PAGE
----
RESEARCH BRIEFING

Chronic disease and covid-19 outcomes

A paper on covid-19 just published by the Centers for Disease Control and Prevention presents preliminary data on risk factors for severe disease in the United States. As expected, older age, diabetes, chronic lung disease, and heart disease are all risk factors for severe covid-19 disease. Patients with these chronic diseases had far higher rates of hospitalization. This is important information for healthcare providers tasked with deciding which ER patients should be hospitalized for monitoring and treatment, and which sent home.

Initial observations of covid-19 patients in critical care in three cities

In a paper published in Anesthesia & Analgesia, a group of intensive care doctors from Seattle, New York City, and Chicago report on their experiences with the covid-19 epidemic to-date. As of March 23, 2020, over 14,000 cases of covid-19 had been reported in these three cities. While reports from China and Italy described the initial presenting symptoms of covid-19 as a influenza-like illness, the authors report that the general presentation of patients admitted to the ICU had complaints that were more vague including “chest pain, headaches, altered mental status” and gastrointestinal symptoms such as “nausea, abdominal pain, vomiting and diarrhea.” Patients with severe and critical disease were often older than 60 years of age, and had chronic medical problems such as high blood pressure, diabetes, and heart disease. In Seattle, New York City, and Chicago, personal protective equipment (PPE) is now in short supply. The combination of PPE shortages in areas higher rates of endotracheal intubation—the procedure in which breathing tubes are placed in patients’ throats for mechanical ventilation—suggests that healthcare workers might be at unacceptably high risk in the coming days and weeks.

Research Section Editor

POLICY BRIEFING

Stimulus checks may not be as automatic as advertised

Part of the $2 trillion stimulus package passed last week by Congress and signed into law by President Trump included a plan to send $1,200 to every American earning less than $75,000 per year. After initially saying this money would be sent as physical checks, Treasury Secretary Steven Mnuchin revised this saying the money would be deposited into the checking accounts of individual taxpayers that the IRS already has information on, for based on previous tax returns. Many Americans, however, do not file tax returns, including seniors on fixed Social Security incomes or persons in low-income households. In order to receive their share of the stimulus money, submitting separate forms stating their income and number of dependents will be required. Only after filing the extra paperwork will checks be sent.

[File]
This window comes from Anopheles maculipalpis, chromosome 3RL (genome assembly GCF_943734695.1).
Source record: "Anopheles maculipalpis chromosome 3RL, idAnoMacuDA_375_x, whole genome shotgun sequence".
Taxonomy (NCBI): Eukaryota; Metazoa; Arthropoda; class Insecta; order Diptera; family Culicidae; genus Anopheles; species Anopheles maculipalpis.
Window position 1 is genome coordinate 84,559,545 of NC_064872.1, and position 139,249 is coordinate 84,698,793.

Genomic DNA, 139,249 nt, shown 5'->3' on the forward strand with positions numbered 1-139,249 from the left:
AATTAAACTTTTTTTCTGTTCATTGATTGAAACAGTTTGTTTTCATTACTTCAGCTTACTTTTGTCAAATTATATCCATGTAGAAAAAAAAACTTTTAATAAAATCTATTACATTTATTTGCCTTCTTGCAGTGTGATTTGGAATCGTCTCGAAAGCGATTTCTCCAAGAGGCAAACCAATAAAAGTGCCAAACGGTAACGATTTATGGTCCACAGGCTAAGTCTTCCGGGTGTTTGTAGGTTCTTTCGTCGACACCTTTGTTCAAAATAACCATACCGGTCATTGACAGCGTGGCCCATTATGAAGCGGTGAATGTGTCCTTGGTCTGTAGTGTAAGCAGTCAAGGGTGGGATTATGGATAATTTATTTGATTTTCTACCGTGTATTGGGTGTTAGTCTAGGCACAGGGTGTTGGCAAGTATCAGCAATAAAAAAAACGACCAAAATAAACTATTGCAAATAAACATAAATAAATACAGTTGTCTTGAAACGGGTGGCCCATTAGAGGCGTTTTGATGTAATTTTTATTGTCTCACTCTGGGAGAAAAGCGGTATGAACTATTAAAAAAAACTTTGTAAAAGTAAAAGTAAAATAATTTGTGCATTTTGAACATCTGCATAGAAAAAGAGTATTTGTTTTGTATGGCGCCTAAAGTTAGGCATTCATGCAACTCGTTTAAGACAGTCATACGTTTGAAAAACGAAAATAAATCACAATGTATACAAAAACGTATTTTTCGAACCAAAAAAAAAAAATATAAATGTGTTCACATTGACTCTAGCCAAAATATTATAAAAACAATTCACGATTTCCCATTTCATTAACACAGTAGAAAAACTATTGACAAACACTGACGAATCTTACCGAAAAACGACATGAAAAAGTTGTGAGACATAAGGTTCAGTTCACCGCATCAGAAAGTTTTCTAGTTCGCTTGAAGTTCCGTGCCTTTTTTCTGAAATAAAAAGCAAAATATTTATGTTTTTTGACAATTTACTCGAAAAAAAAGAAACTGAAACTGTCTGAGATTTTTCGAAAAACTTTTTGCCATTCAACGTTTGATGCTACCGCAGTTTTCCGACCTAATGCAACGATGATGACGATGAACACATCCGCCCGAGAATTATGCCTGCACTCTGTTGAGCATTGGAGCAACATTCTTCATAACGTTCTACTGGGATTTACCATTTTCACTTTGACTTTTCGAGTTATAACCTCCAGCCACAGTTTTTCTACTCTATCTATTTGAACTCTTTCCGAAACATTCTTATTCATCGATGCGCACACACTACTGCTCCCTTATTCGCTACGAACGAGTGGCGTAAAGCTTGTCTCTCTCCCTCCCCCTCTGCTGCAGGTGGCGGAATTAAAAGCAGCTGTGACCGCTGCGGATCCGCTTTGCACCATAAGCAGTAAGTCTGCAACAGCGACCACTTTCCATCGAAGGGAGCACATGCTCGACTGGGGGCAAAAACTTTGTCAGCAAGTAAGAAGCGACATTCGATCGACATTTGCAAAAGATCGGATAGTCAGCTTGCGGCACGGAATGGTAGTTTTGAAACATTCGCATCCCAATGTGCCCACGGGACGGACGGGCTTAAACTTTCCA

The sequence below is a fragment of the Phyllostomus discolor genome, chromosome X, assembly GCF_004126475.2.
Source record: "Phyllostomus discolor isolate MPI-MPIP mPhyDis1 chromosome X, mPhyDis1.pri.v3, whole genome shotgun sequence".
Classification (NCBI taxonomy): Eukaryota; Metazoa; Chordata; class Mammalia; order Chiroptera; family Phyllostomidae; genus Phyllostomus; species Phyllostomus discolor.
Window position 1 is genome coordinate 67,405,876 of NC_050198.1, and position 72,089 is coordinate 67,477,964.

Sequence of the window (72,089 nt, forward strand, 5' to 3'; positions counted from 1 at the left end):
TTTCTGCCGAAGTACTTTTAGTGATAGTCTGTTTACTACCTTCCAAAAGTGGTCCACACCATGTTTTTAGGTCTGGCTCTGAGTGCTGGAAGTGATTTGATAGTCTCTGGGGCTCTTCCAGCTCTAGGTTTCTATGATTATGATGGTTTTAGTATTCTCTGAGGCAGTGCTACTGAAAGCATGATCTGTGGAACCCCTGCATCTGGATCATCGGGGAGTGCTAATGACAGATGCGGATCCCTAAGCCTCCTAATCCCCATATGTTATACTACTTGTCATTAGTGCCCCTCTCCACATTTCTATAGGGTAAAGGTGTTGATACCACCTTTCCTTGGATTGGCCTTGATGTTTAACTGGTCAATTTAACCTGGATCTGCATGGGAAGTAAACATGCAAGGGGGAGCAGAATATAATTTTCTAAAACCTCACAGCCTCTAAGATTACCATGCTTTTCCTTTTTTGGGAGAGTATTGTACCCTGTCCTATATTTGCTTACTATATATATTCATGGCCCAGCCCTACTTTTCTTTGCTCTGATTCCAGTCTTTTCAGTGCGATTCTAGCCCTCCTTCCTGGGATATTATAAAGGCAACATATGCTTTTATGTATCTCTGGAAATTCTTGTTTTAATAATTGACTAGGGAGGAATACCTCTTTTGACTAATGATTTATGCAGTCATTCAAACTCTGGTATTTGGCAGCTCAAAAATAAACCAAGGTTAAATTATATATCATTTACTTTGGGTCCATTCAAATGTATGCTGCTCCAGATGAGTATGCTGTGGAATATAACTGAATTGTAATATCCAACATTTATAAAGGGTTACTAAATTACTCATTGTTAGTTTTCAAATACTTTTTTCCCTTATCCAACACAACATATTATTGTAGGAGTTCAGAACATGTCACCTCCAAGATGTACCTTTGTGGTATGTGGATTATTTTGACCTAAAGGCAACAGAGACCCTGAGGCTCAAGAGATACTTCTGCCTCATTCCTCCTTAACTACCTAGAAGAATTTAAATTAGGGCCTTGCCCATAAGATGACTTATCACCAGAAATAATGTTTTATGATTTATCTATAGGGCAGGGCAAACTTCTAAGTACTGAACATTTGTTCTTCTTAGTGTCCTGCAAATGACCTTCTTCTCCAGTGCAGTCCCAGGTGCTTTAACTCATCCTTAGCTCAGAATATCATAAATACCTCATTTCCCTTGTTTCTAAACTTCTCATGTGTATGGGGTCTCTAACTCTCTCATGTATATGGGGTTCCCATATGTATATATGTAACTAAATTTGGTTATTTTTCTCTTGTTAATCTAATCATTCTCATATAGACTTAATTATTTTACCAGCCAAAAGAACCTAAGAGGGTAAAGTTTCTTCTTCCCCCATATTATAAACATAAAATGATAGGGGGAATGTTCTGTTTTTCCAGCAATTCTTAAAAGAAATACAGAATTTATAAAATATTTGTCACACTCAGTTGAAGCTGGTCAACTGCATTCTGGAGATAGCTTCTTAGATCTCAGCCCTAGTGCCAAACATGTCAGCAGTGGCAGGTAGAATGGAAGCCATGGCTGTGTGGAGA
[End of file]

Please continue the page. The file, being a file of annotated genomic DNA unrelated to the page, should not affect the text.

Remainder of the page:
FDA develops accelerated treatment pathway

On Tuesday the US Food and Drug Administration (FDA) announced a new program to expedite the research and development of treatments for covid-19. The intent is to respond to requests from developers within one day and complete clinical trial protocol reviews within twenty-four hours. Commissioner Stephen Hahn said, “We want to help patients by expediting promising treatments and are committed to maximizing our regulatory flexibility.” The FDA reports that there are currently ten treatments in clinical trials and fifteen more in the planning stages. To support these changes, staff from other departments in the agency have been reallocated to programs focused on coronavirus. Additionally, the FDA is working to review “expanded access requests” which allow individual patients to apply for permission to receive experimental drugs that have not yet been approved for wide use. Requests are being handled within three hours.

US intelligence report suspects China lied about covid-19 infections

There are concerns among national leaders and scientists that the rate of spread and severity of covid-19 throughout the world does not match initial figures reported from China where the outbreak began. The US intelligence community now reports that China intentionally concealed both the total number of cases and the mortality rate. Members of the US Coronavirus Task Force have lamented that China’s public reporting influenced decisions throughout the world on preparations for spread of the coronavirus, and that skewed numbers may have worsened the effects of the outbreak in other nations. Several other countries are also suspected of providing inaccurate reports of cases and deaths, including Iran, Russia, Indonesia, North Korea, Egypt, and Saudi Arabia.